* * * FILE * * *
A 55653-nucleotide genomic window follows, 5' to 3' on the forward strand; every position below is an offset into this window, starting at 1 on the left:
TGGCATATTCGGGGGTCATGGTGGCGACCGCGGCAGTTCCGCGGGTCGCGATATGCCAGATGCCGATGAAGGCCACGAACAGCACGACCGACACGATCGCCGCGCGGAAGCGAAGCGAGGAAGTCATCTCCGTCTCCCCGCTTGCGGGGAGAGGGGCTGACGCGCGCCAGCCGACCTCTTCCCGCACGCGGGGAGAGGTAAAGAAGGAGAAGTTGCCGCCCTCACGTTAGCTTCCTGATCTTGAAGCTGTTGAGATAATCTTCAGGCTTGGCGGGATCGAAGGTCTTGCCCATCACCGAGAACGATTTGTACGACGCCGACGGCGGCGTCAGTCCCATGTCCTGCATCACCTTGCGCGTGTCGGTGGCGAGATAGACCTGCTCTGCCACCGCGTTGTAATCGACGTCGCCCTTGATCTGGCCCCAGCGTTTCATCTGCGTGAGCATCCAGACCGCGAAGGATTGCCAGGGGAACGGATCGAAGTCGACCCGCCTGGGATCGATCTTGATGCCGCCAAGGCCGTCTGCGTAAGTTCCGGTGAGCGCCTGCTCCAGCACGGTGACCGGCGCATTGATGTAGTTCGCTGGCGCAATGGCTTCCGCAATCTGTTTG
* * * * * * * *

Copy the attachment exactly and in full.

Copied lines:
A 55653-nucleotide genomic window follows, 5' to 3' on the forward strand; every position below is an offset into this window, starting at 1 on the left:
TGGCATATTCGGGGGTCATGGTGGCGACCGCGGCAGTTCCGCGGGTCGCGATATGCCAGATGCCGATGAAGGCCACGAACAGCACGACCGACACGATCGCCGCGCGGAAGCGAAGCGAGGAAGTCATCTCCGTCTCCCCGCTTGCGGGGAGAGGGGCTGACGCGCGCCAGCCGACCTCTTCCCGCACGCGGGGAGAGGTAAAGAAGGAGAAGTTGCCGCCCTCACGTTAGCTTCCTGATCTTGAAGCTGTTGAGATAATCTTCAGGCTTGGCGGGATCGAAGGTCTTGCCCATCACCGAGAACGATTTGTACGACGCCGACGGCGGCGTCAGTCCCATGTCCTGCATCACCTTGCGCGTGTCGGTGGCGAGATAGACCTGCTCTGCCACCGCGTTGTAATCGACGTCGCCCTTGATCTGGCCCCAGCGTTTCATCTGCGTGAGCATCCAGACCGCGAAGGATTGCCAGGGGAACGGATCGAAGTCGACCCGCCTGGGATCGATCTTGATGCCGCCAAGGCCGTCTGCGTAAGTTCCGGTGAGCGCCTGCTCCAGCACGGTGACCGGCGCATTGATGTAGTTCGCTGGCGCAATGGCTTCCGCAATCTGTTTG